In 1965 Ken Loach began working on ‘The Wednesday Play’ for BBC Television. These feature-length films, initially shot on video in studios but gradually moving into 16mm film production, attracted audiences of over 10 million. Many of them dealt directly with contemporary social issues, often creating headlines in the press the following day. Three Clear Sundays is a drama about capital punishment – the title refers to the statutory period between sentence and execution in which an appeal for a reprieve could be made. This was a live debate in the UK at the time – the death penalty for capital murder (death by hanging) was commuted to life imprisonment later in the same year, 1965. The last executions had actually taken place in 1964.
The script was written by an ex-con James O’Connor. It tells the story of Danny Lee (Tony Selby) a London street trader (‘barrow boy’) who is sentenced to 6 months in Pentonville for punching a police officer (who had provoked him). Danny is illiterate and not very bright. He is the only ‘straight’ member of a criminal family headed by Brittie (Rita Webb) and he has ignored her 11th commandment “Thou shalt never plead guilty”. In prison he is easily led and eventually finds himself involved in a scheme which requires him to cosh a prison officer. He hits the man too hard and discovers that killing a prison officer is one of six capital murder offences.
Over the course of 1965 BBC production teams experimented further with the mix of film and video and Ken Loach emerged as one of the prominent figures in the development of ‘documentary dramas’ utilising film footage. How much of this actually came from Ken himself and how much from his collaborators is not clear. In April 1965 he was working with producer James MacTaggart and story editor Roger Smith. Three Clear Sundays has three ‘filmed’ sequences depicting the barrow boys in the market, Brittie outside the Old Bailey and outside the prison gates. These are relatively static scenes – like the studio sequences. A prison-based drama doesn’t give many opportunities to show the city environment. The key aesthetic decision perhaps concerns the use of music, an important feature of two later Loach plays in the same year (and of Loach’s work over his whole career). Danny’s story is told from different perspectives (e.g. his mother and his girlfriend) and each ‘chapter’ is introduced by a song. All the lyrics are written by Nemone Lethbridge and set to some familiar folk tunes. Loach uses a technique in this play which involves presenting characters speaking but with the songs dubbed over the speech. I wonder if this was related in any way to Godard’s deliberate mismatching of sound and image in his early 1960s films? (In the Graham Fuller interviews (1998) Loach says that he rarely saw British or American films as a teenager, being more interested in theatre and once at university saw mainly European films.)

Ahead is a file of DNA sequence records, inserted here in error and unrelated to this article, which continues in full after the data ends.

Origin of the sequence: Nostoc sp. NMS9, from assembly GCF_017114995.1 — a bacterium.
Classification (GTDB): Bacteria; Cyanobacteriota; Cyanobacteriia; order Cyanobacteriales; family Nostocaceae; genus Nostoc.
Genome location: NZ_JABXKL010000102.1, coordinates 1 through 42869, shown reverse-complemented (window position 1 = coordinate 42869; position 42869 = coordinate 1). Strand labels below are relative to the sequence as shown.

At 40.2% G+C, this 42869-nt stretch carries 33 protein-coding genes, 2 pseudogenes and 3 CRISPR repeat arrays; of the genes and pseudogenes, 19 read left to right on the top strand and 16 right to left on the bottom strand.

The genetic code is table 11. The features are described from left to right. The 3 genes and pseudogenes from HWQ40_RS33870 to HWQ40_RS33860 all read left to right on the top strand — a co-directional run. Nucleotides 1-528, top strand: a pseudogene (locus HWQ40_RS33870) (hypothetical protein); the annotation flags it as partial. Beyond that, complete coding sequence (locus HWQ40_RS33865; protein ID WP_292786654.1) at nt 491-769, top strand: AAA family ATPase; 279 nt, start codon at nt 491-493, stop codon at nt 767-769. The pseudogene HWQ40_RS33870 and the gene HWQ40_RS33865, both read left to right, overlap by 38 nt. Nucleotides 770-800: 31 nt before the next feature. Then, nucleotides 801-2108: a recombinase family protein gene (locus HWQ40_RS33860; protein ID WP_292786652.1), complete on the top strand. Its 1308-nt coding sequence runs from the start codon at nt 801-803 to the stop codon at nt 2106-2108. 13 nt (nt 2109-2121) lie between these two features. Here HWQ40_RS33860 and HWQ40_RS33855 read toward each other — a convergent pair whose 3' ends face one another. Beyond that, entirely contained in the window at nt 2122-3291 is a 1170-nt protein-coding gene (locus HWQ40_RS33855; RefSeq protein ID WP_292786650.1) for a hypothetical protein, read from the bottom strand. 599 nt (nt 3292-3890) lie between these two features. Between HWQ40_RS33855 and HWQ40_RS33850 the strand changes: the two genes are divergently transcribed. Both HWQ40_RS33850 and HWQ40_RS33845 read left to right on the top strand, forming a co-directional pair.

Not surprisingly perhaps, the Lee family are portrayed as ‘cockney characters’ and the girlfriend Rosa is Irish. The Irish connection might come from O’Connor the writer. Rosa and Danny are both Roman Catholic. There is also a West Indian character in prison and others in the street scenes. There is a palpable sense of trying to ‘root’ the drama in a recognisable London, but aesthetically it isn’t quite there yet. The social commentary is certainly there with references to both racism and homophobia in the script. Overall the play now appears ‘rough and ready’ and seems best categorised as still ‘experimental’. The closing scenes in the condemned man’s cell are very moving and the social chatter of the hangman and his assistant is quite startling. Years before Pulp Fiction, their chatter about the techniques of the job (where to place a knot in the noose etc.) alongside sleeping arrangements and tales about the Nuremburg trials in 1945-6 are effective in making executions ‘real’. I’m not sure whether or not Loach would have seen Berlanga’s The Executioner which screened at Venice in 1963 but that film takes a similarly prosaic view of executions (as well as satirising the system).
Loach would later be accused of being didactic but Three Clear Sundays works well because Danny is clearly ‘guilty’ but in no way ‘deserves to die’ –the story may well be ‘loaded’ in this sense but the presentation is ‘straight’. There is no evidence that the play greatly influenced audiences (public opinion in the UK seems to have been unchanged throughout the 1960s) but it must have had an impact. Unfortunately, none of Loach’s interviewers seemed to have asked him about this play (please comment if you know of any other interviews).
Presumably Loach and the cast and crew had little time to make these plays. Loach directed six such plays of 75-80 mins each all of which appeared in 1965. Three Clear Sundays is the earliest example of Loach’s work available on the DVD boxset ‘Ken Loach at the BBC’.
Fuller, Graham (ed) (1998) Loach on Loach, London: faber & faber